In order to understand why coffee stains form the way that they do requires us to think about how liquids behave when they are placed onto a surface. This brief sketch introduces the fundamentals of these effects.
‘Wet’ and ‘non-Wet’ Surfaces
When coffee is spilled onto a surface, the liquid will either ‘wet’ the surface or form a droplet (the surface is said to be non-wetted). Very clean glass is ‘wetted’ by water [link] which means that spilled coffee would just spread over a glass surface. It is unlikely that any kitchen glass will be clean to the level needed to see this effect, however for the experiments outlined here, plastic was used as it is more clearly ‘non-wettable’ (the coffee formed drops).
An illustration of a wetted surface and a non-wetted surface is given in the cartoon above. For the coffee stain to show a ring, it is really best to stick to non-wetted surfaces.
Contact Line Pinning
Once the drop forms on the surface, the edge gets stuck in position, it is what is known as ‘pinned’. To understand this, we can define the ‘contact angle’ as in the figure below. It is a measure of how ‘wettable’ a surface is and depends on the surface tension of the liquid and whether the surface is ‘hydrophilic’ or ‘hydrophobic’ (waterproof).
If a liquid completely wets a surface, it will have a very low contact angle. The surface is said to be more wetted if the contact angle is less than 90 degrees. It is mostly non-wetted if the contact angle is greater than 90 degrees. For any one drop on a waterproof surface, the contact angle can decrease considerably before it is energetically favourable for the drop to move [link]. Incidentally this explains why drops on a surface that gets slowly tilted do not immediately flow down the surface as you may expect if they were just pulled by gravity.
The relative flexibility of the contact angle means that once the edge of the drop is defined, it is quite fixed and resistant to movement. It is easier to reduce the contact angle and make the drop flatter than it is to move the drop at all.
As with any liquid, the water in the coffee-drop is constantly evaporating from the droplet. The rate at which the drop evaporates is dependent on a number of parameters such as the temperature, the relative humidity, the surrounding air pressure etc. Water molecules evaporating from the droplet do not move in a straight line away from the drop as soon as they evaporate off. Instead they follow a ‘random walk’ pattern, colliding with other molecules in the air and therefore following a very convoluted route as they leave the drop. This means that they could randomly re-enter the droplet.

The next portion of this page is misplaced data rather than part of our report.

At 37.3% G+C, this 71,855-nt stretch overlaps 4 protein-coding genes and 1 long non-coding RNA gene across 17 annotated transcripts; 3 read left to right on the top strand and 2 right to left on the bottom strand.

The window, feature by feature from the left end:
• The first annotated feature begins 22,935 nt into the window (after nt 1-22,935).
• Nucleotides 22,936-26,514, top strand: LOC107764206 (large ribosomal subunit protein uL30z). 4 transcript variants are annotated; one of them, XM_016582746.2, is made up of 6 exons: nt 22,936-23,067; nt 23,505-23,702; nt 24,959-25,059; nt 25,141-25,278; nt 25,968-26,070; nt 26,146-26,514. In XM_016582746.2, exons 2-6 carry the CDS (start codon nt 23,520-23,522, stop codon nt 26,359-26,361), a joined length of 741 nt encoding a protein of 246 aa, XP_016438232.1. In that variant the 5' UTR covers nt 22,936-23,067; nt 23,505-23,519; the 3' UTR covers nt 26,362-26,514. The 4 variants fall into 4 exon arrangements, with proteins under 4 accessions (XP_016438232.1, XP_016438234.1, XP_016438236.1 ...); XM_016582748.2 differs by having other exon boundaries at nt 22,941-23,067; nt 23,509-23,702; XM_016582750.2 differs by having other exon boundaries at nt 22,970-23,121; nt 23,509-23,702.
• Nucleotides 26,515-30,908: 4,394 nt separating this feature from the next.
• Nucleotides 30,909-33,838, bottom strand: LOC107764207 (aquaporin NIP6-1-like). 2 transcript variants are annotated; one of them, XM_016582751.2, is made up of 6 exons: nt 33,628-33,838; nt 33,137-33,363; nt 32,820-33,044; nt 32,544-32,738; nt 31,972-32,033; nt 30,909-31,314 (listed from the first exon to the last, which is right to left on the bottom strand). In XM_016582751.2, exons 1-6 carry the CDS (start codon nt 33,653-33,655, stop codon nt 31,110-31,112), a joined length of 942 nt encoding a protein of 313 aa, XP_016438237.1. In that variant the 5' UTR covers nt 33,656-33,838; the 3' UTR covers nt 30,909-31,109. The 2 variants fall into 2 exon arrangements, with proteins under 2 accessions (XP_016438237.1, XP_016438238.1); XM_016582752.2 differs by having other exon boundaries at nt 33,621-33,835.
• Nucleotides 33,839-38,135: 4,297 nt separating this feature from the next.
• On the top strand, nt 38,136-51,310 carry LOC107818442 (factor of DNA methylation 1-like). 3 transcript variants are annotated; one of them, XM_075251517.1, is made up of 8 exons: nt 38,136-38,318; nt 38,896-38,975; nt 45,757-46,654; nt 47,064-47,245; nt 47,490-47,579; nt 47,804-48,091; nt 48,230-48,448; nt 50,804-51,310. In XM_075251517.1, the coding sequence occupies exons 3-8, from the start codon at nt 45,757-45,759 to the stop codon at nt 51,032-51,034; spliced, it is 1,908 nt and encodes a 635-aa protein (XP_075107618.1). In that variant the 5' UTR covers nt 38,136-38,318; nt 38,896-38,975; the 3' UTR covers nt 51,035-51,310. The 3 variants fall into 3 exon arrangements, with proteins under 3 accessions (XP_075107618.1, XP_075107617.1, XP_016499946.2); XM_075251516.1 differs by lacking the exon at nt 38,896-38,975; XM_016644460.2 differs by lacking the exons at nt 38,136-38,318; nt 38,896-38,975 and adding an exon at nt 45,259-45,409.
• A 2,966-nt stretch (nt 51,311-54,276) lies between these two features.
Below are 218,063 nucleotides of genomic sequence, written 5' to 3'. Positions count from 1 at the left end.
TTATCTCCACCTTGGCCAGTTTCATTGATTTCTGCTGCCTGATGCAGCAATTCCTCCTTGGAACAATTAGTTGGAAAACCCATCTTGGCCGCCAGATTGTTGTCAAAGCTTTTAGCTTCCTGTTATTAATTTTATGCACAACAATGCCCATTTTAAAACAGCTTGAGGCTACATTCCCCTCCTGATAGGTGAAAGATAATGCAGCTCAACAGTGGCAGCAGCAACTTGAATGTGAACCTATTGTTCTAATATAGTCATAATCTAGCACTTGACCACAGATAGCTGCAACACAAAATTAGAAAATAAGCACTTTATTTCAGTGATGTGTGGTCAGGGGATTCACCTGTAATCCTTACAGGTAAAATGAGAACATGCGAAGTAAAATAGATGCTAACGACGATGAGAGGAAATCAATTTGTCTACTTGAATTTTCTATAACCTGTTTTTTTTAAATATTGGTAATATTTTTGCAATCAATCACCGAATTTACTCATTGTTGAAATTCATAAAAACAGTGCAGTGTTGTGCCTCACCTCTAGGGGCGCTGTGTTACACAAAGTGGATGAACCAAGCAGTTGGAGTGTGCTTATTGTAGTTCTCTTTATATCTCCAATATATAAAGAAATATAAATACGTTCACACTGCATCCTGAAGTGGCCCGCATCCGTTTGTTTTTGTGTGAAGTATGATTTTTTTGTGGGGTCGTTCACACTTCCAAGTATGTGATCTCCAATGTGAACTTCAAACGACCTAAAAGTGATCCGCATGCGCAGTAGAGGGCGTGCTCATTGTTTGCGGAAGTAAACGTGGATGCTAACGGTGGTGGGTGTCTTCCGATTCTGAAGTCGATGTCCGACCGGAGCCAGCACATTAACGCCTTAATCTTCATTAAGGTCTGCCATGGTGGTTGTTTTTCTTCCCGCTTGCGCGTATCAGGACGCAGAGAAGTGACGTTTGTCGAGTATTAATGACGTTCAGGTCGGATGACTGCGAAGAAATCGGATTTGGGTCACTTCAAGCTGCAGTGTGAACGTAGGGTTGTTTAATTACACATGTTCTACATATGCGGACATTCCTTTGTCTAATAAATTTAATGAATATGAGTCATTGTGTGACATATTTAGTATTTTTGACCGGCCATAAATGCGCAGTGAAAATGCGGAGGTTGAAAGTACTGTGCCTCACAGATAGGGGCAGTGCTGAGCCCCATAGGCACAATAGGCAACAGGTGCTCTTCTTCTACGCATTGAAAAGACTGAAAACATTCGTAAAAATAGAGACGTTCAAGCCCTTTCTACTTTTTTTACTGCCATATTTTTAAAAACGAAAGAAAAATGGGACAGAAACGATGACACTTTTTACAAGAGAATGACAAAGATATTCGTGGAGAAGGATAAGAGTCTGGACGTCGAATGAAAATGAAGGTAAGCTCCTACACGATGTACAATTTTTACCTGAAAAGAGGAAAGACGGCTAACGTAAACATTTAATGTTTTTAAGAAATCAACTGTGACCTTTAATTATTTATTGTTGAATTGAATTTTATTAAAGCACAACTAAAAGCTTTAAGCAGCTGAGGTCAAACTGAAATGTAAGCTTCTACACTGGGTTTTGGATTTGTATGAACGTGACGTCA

Think about the geometry of the droplet. Is it reasonable that the water molecules at the edge of the drop are more likely to evaporate out of the drop than those at the top (consider the cartoon below)?
What This Means for the Drop
As water evaporates from the edge of the droplet, the drop could either shrink inwards or become more squashed. As discussed in the section on contact line pinning (above), it is energetically far preferable for the drop to become squashed than it is for it to move.
As it becomes flatter, water from the top of the drop (at A) has to flow towards the edges of the droplet (around the circumference B). As the water contains the coffee particles in it, these will be carried with the flow so that, for the most part they deposit in a ring at B.
Two Drops Together
If coffee rings do indeed form as suggested above, two drops placed very close to each other may be expected to form some odd coffee rings. As a water molecule evaporates from drop 1 (which sits very close to drop 2) it will have a high probability of being absorbed into drop 2, and vice-versa (see figure below).
Hence we may expect to see a coffee ring pattern more like the figure on the right (above).
Do we? Although this is the basic explanation for the coffee ring, in experiments I have done so far this ‘two drop’ ring is inconclusive. While preliminary attempts did appear to suggest such rings, attempts to replicate the experiment (such as the photograph below) were less successful. Do the drops need to be placed much closer together than I have managed in recent experiments? Is it very affected by temperature or humidity? Perhaps you need to investigate and share your results with Bean thinking (contact).